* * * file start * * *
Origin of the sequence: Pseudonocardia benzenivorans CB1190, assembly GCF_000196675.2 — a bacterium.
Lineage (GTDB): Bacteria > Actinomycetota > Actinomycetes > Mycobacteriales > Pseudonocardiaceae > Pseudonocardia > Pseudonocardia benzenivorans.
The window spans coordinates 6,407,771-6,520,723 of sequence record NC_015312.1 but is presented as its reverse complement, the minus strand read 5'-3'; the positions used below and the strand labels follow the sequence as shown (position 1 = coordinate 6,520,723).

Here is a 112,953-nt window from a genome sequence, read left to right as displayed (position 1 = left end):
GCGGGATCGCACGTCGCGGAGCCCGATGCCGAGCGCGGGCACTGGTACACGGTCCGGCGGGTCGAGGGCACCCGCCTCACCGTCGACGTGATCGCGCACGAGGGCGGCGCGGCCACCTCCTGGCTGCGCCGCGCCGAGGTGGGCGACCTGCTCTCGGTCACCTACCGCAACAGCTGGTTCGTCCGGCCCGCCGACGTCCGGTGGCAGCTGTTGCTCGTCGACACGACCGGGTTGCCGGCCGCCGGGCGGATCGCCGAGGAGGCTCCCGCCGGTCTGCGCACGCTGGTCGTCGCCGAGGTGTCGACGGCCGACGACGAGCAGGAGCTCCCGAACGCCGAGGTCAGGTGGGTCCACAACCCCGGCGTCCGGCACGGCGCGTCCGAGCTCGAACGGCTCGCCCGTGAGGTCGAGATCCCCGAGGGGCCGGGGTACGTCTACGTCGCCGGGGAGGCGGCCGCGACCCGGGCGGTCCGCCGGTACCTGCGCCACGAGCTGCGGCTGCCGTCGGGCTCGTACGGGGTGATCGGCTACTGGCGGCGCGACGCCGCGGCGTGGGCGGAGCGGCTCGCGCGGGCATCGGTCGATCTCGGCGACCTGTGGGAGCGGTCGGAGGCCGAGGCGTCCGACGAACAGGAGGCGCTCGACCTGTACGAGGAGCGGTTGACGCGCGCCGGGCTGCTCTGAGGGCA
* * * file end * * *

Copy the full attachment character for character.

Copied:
Origin of the sequence: Pseudonocardia benzenivorans CB1190, assembly GCF_000196675.2 — a bacterium.
Lineage (GTDB): Bacteria > Actinomycetota > Actinomycetes > Mycobacteriales > Pseudonocardiaceae > Pseudonocardia > Pseudonocardia benzenivorans.
The window spans coordinates 6,407,771-6,520,723 of sequence record NC_015312.1 but is presented as its reverse complement, the minus strand read 5'-3'; the positions used below and the strand labels follow the sequence as shown (position 1 = coordinate 6,520,723).

Here is a 112,953-nt window from a genome sequence, read left to right as displayed (position 1 = left end):
GCGGGATCGCACGTCGCGGAGCCCGATGCCGAGCGCGGGCACTGGTACACGGTCCGGCGGGTCGAGGGCACCCGCCTCACCGTCGACGTGATCGCGCACGAGGGCGGCGCGGCCACCTCCTGGCTGCGCCGCGCCGAGGTGGGCGACCTGCTCTCGGTCACCTACCGCAACAGCTGGTTCGTCCGGCCCGCCGACGTCCGGTGGCAGCTGTTGCTCGTCGACACGACCGGGTTGCCGGCCGCCGGGCGGATCGCCGAGGAGGCTCCCGCCGGTCTGCGCACGCTGGTCGTCGCCGAGGTGTCGACGGCCGACGACGAGCAGGAGCTCCCGAACGCCGAGGTCAGGTGGGTCCACAACCCCGGCGTCCGGCACGGCGCGTCCGAGCTCGAACGGCTCGCCCGTGAGGTCGAGATCCCCGAGGGGCCGGGGTACGTCTACGTCGCCGGGGAGGCGGCCGCGACCCGGGCGGTCCGCCGGTACCTGCGCCACGAGCTGCGGCTGCCGTCGGGCTCGTACGGGGTGATCGGCTACTGGCGGCGCGACGCCGCGGCGTGGGCGGAGCGGCTCGCGCGGGCATCGGTCGATCTCGGCGACCTGTGGGAGCGGTCGGAGGCCGAGGCGTCCGACGAACAGGAGGCGCTCGACCTGTACGAGGAGCGGTTGACGCGCGCCGGGCTGCTCTGAGGGCA